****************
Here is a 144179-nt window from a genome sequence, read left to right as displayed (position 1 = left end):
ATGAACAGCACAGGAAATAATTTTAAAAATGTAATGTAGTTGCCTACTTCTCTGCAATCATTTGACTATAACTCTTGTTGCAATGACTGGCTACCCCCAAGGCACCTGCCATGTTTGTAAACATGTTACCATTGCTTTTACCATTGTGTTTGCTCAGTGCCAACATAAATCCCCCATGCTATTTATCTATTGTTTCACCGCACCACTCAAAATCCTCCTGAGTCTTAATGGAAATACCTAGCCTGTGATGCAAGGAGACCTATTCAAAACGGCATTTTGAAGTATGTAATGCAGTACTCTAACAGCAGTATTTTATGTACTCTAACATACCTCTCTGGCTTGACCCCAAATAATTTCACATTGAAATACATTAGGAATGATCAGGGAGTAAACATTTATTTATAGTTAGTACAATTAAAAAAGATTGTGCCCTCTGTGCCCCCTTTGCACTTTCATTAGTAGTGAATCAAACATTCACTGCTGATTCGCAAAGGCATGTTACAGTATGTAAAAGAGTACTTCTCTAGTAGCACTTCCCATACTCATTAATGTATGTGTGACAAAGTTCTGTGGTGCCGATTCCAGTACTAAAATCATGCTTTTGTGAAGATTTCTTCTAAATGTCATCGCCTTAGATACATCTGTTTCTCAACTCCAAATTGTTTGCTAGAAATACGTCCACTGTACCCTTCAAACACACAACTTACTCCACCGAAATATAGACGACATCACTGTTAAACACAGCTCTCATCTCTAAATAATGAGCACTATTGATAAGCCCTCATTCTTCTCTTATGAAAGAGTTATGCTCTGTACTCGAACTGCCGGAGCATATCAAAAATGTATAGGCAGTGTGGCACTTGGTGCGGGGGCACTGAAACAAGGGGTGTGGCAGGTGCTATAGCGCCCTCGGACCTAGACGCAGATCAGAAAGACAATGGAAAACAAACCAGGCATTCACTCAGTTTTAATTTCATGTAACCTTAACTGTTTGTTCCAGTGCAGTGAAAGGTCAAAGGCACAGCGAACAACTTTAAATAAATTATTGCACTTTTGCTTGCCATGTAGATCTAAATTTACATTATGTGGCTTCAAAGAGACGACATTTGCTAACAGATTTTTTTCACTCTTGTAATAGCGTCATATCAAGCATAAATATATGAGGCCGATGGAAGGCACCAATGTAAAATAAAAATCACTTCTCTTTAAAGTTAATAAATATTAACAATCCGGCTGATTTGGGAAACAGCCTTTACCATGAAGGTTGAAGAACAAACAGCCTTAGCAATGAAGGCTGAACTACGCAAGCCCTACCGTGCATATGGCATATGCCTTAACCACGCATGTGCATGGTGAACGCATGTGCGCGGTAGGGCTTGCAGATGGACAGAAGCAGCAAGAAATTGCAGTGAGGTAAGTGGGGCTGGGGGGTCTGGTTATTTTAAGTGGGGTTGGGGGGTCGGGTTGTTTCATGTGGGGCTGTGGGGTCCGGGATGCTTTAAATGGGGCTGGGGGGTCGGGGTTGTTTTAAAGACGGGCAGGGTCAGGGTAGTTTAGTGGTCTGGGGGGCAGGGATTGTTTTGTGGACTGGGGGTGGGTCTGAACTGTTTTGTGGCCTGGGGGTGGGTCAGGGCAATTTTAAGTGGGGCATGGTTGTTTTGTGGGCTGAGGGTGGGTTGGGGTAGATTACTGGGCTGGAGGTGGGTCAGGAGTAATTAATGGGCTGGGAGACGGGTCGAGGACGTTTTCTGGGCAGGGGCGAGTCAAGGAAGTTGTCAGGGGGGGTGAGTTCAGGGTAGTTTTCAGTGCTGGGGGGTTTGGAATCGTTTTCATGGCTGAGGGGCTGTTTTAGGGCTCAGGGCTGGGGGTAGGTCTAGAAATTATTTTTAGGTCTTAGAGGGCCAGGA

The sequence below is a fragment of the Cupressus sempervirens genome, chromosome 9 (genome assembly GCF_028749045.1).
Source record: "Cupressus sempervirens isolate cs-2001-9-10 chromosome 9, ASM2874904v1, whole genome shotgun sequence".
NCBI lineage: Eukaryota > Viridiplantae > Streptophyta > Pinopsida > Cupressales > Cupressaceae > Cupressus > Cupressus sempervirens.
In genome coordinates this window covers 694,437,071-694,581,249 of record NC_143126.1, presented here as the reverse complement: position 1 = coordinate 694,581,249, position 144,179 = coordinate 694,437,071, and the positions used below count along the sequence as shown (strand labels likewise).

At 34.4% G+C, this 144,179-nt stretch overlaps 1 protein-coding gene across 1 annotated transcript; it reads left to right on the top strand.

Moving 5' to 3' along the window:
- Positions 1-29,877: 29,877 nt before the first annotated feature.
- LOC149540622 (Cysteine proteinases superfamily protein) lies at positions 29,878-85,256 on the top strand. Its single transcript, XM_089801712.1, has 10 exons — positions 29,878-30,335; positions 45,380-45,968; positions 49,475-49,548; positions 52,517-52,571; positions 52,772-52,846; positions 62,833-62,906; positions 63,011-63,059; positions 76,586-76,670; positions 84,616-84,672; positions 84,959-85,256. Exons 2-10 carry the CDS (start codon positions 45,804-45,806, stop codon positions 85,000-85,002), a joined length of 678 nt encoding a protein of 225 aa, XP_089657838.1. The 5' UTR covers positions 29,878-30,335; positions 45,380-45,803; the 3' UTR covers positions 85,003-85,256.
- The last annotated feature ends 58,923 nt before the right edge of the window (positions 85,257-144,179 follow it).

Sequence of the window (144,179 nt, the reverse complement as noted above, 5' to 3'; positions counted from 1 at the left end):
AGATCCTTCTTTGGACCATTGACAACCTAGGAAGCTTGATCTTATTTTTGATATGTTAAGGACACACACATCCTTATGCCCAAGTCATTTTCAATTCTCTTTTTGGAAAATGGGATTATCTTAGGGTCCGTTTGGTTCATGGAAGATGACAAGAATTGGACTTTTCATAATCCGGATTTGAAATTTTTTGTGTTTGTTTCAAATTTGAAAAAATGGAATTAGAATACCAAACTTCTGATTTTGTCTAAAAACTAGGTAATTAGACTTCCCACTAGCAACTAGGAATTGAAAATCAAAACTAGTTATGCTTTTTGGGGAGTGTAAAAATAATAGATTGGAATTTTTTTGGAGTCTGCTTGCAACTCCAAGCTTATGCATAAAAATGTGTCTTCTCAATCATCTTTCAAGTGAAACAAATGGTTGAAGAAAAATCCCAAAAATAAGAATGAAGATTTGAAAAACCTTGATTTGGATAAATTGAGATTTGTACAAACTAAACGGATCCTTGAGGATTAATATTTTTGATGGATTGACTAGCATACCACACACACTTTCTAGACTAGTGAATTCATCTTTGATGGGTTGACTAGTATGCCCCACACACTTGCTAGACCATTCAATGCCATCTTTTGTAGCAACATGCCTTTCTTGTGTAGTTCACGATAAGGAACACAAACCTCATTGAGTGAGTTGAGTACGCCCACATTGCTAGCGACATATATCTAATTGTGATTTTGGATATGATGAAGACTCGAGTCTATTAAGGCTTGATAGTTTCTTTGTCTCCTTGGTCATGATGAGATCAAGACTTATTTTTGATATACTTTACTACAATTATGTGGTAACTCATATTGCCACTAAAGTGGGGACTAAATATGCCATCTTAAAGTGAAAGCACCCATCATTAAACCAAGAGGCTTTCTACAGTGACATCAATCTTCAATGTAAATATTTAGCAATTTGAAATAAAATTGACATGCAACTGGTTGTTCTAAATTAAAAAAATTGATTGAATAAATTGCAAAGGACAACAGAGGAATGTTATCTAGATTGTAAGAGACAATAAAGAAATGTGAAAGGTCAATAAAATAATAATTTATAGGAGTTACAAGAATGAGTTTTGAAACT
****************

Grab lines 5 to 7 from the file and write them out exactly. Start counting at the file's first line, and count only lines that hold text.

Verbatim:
NCBI lineage: Eukaryota > Viridiplantae > Streptophyta > Pinopsida > Cupressales > Cupressaceae > Cupressus > Cupressus sempervirens.
In genome coordinates this window covers 694,437,071-694,581,249 of record NC_143126.1, presented here as the reverse complement: position 1 = coordinate 694,581,249, position 144,179 = coordinate 694,437,071, and the positions used below count along the sequence as shown (strand labels likewise).

At 34.4% G+C, this 144,179-nt stretch overlaps 1 protein-coding gene across 1 annotated transcript; it reads left to right on the top strand.